It’s just about impossible to report on medical research without becoming intimately familiar with PubMed. But just because a reporter uses the database site doesn’t mean they’re getting the most out of it.
How often have you used a service, such as an email client or a social media site, for years when someone suddenly points out to you a shortcut or a feature you’ve never used and didn’t know existed? Chances are that there’s at least one new skill you can pick up in Hilda Bastian’s tip sheet on using PubMed. Continue reading
Photo: CDC/Emily WeyantTwo federal health agencies are tackling social issues related to health care. Results from other studies are available at the library of the Centers for Disease Control and Prevention.
Data is the new king of journalism, but when it comes to some aspects of the social sciences – such as the social determinants of health – the numbers can be a bit tricky to nail down.
That may be changing. The U.S. Department of Health recently announced two separate initiatives targeting health disparities.
First, the Centers for Medicare and Medicaid Services (CMS) this month announced a pilot program to tie medical services for beneficiaries to housing, food, transportation and other social services. Continue reading
In the years since its inception, Retraction Watch has documented hundreds of troubled scientific papers that were eventually retracted, as well as other related controversies. Founders Ivan Oransky and Adam Marcus have learned a lot in that time about following up on retractions, errors or other problematic aspects of scientific research.
Two years ago, they thought they had come up with some good advice for others who wanted to investigate concerns about a particular paper and published a piece on how to report alleged scientific misconduct in Lab Times. Continue reading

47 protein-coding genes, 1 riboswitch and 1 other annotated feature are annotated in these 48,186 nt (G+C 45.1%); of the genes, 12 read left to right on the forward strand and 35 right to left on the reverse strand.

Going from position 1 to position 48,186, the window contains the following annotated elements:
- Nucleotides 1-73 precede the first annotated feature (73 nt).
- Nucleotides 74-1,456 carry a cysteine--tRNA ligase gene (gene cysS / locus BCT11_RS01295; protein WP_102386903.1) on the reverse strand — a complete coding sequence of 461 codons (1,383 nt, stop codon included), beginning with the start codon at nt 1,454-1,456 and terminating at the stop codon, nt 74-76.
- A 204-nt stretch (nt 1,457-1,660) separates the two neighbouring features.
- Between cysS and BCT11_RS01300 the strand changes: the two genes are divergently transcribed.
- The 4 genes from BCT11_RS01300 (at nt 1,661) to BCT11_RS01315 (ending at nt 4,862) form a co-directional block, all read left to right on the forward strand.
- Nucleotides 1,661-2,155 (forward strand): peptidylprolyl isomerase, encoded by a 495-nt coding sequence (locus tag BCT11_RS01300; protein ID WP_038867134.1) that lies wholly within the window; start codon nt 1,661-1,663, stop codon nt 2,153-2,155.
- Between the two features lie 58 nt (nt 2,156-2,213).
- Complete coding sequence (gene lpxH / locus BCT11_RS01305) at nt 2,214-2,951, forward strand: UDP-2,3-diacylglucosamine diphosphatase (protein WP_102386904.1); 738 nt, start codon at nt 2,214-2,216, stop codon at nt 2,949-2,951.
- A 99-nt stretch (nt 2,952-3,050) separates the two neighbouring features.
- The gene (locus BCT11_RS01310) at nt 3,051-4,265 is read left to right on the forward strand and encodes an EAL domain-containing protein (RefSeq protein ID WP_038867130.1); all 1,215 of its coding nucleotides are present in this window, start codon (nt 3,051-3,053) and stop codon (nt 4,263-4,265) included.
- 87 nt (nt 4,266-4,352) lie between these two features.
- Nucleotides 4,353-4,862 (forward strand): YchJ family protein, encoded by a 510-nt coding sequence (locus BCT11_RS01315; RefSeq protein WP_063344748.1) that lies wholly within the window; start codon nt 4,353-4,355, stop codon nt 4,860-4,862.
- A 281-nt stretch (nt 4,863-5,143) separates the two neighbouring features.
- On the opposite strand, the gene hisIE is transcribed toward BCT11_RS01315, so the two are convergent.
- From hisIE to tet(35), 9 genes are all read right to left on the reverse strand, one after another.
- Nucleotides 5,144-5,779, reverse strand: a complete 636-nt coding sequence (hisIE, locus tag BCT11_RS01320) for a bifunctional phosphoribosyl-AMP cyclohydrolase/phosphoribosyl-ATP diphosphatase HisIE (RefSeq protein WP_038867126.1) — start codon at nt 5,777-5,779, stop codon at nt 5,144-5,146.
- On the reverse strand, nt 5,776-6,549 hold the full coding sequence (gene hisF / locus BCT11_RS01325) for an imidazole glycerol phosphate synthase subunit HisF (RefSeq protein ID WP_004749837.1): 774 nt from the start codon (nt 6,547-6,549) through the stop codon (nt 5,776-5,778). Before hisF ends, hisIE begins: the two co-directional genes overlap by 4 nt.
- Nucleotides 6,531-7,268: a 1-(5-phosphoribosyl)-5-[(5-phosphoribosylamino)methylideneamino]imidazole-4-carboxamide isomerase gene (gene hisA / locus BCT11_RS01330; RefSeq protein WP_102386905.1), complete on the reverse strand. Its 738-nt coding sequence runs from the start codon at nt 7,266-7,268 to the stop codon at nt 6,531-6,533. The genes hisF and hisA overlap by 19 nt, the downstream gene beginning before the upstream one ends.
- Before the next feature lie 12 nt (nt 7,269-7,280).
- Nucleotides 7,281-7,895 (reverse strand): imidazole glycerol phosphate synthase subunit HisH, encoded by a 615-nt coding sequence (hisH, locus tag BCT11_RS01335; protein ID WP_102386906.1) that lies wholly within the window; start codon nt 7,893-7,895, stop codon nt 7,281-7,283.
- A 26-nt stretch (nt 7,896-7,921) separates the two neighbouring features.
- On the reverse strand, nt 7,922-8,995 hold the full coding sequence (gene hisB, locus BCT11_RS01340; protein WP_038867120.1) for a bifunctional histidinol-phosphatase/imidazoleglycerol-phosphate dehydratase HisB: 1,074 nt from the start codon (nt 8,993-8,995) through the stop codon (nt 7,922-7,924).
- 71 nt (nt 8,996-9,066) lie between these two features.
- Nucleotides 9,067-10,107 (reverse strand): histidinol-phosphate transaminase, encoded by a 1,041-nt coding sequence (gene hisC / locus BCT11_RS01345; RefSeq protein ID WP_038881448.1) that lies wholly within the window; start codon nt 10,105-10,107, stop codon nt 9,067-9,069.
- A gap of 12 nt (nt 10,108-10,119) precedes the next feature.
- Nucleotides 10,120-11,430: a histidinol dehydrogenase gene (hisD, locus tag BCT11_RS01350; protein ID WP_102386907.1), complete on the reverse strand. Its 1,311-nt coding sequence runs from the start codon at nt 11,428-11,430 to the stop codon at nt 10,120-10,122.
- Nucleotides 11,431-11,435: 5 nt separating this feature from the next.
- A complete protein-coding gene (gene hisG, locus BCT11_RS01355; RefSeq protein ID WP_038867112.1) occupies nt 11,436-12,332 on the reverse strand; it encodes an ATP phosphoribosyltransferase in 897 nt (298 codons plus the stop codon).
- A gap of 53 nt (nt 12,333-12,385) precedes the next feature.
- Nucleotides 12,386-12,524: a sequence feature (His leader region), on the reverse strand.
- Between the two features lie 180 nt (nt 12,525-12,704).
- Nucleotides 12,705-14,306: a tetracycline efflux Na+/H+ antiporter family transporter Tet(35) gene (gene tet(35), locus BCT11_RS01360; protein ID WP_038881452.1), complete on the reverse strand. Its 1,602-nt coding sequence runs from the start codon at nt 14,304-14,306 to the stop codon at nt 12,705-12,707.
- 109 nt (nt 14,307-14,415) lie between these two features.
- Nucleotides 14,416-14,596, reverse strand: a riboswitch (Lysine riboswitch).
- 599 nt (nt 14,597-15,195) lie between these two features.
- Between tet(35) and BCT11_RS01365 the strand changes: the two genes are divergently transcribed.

Lots of challenges have faced medical publishing as the Internet has evolved. From predatory journals to the rise of open access journals to the simple fact that the stacks and stacks of physical paper journals are depleting, removing a long-time key funding source.
In one recent article – ironically enough in the journal Circulation: Cardiovascular Quality and Outcomes – Harlan M. Krumholz, M.D., describes nine “deficiencies in the current model that fuel the sense that journals as we have known them are approaching their final act.” Continue reading
Photo: Rama via Wikimedia Commons
A common type of bias that plagues medical research across all journals is publication bias: studies that find positive results are considered more interesting and therefore more likely to be published.
Positive findings about drugs in particular tend have a higher chance of ending up in a journal than those that didn’t – especially among industry-funded studies – but publication bias tends to appear across the board.
That’s what makes the open-access Journal of Negative Results in Biomedicine so interesting, and helpful for journalists. The most common word you’ll find in the titles of these studies is “not.” Continue reading